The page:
New Delhi: The Union Minister of State for Agriculture & Farmers Welfare, Mr Parshottam Rupala has said that agriculture is the back bone of rural economy in the country and dairying plays an important role in it. Even though India is the largest milk producer in the world, there is ample scope to improve per animal productivity. Mr Rupala stated it while inaugurating a National Workshop on Improving Feed Production Efficiency & Quality Control Aspects of Cattle Feed Plants organized by the National Dairy Development Board (NDDB) in Anand, today. Mr Dilip Patel, Member of Parliament, Mr Dilip Rath, Chairman, NDDB and Dr HPS Makkar, FAO, Rome graced the occasion. Around 200 cattle feed plant professionals from all over the country participated.
Mr Rupala said that with the increase in demand for milk, productivity of dairy animals should increase. It is time to refocus our efforts in providing good quality feed and mineral mixture and put up concerted efforts in promoting different variants of compound cattle feed for different categories of animals. For ensuring quality in feed production, we need to have qualified trained manpower, efficient plants and machinery and technical expertise to produce right type of feeds. Mr Rupala thanked NDDB for organizing this workshop to address all these issues with participation from dairy cooperatives all over the country. The Minister hoped that this workshop will discuss ways to achieve global standards in the feed production and requested NDDB to take benefit from budget allocation by Government of India for modernization of dairy technology.
Mr Parshottam Rupala also launched NDDB’s Cattle Feed Knowledge Portal, an interactive knowledge platform on various aspects of compound cattle feed production. The portal will also have information on least cost formula for feeds, suppliers of feed ingredients, raw material specifications as well as a discussion forum to share information.
Mr Dilip Patel released a booklet titled Understanding Your Bovine. The booklet creates awareness on easily discernible signs of bovines so that corrective measures can be taken for management, feeding, health, hygiene practices, levels of discomfort etc, thereby avoid losses which at times could be disastrous.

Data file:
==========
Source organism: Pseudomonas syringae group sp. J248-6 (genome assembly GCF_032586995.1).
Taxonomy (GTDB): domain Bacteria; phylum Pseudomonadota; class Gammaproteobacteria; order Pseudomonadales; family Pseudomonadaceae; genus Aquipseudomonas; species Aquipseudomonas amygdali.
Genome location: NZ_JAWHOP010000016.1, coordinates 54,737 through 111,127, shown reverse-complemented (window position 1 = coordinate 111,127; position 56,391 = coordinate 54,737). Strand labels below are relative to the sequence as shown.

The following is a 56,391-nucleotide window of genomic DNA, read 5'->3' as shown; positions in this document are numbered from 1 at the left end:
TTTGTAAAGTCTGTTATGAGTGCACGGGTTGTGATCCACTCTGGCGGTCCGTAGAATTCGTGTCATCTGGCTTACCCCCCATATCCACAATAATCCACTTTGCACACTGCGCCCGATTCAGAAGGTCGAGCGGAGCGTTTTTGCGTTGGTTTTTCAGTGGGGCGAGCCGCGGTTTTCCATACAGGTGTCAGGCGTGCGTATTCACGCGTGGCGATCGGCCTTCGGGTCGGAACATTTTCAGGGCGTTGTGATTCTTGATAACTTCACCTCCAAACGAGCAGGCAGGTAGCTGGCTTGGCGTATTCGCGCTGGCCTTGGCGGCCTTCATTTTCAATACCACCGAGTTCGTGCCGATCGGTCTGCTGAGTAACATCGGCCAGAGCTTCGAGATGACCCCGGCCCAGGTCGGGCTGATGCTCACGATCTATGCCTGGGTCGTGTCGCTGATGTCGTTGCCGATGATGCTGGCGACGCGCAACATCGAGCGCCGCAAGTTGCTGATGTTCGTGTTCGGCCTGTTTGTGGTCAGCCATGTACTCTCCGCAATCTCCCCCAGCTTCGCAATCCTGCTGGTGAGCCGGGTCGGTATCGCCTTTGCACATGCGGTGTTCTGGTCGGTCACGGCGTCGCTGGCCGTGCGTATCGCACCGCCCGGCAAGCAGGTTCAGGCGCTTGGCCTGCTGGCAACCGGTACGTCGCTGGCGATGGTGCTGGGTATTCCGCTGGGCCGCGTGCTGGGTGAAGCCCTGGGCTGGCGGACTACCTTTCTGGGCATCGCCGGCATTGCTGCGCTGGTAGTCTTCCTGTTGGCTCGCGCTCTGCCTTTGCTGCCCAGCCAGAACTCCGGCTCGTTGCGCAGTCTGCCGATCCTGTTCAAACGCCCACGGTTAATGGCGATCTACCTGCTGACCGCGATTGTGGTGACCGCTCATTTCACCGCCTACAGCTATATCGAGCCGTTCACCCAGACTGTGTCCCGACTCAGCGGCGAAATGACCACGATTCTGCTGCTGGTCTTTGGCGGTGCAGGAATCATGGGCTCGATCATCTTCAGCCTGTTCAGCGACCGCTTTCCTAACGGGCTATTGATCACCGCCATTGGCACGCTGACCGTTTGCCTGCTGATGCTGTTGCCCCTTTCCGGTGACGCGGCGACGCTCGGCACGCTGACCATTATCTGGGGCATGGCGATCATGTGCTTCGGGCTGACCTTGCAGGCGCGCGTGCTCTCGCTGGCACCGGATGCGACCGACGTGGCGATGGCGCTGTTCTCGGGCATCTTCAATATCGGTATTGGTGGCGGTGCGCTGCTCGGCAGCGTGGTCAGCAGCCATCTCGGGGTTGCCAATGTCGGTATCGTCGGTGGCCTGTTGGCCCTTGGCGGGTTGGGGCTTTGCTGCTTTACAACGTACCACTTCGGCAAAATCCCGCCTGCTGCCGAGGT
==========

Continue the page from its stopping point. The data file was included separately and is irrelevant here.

While delivering the welcome address, Mr Dilip Rath, Chairman, NDDB said that India’s model of milk production is based on feeding crop residues and agricultural by-products and using family labour to add value to resources which otherwise have limited alternative economic value. It is in this context that the role of compound cattle feed in animal nutrition to help support the increase in milk production becomes significant. The Chairman said that feeding balanced ration can help the milch animals produce milk commensurate with their genetic potential with the attendant benefits of lower cost, increased SNF, higher immunity to disease, improved reproductive efficiency and reduced methane emissions. In the absence of adequate quantity of quality green fodder, concentrate feeds provide bulk of essential nutrients in the diet of dairy animals.
The Chairman, NDDB informed that the dairy cooperative network produces about 3.6 million tonnes per annum with an installed capacity of about 5 million tonnes in 70 cattle feed plants. In addition the private sector produces an additional 4.5 million tonnes. A total of 8 million tonnes per annum is sufficient for only about 8 million of the more than 100 million breedable animals.
During the workshop issues related to cattle feed production, quality control aspects in a feed plant, improving feed production efficiency, latest trends in feed milling operation, least cost feed formulation and modernization of a quality control lab were discussed in details.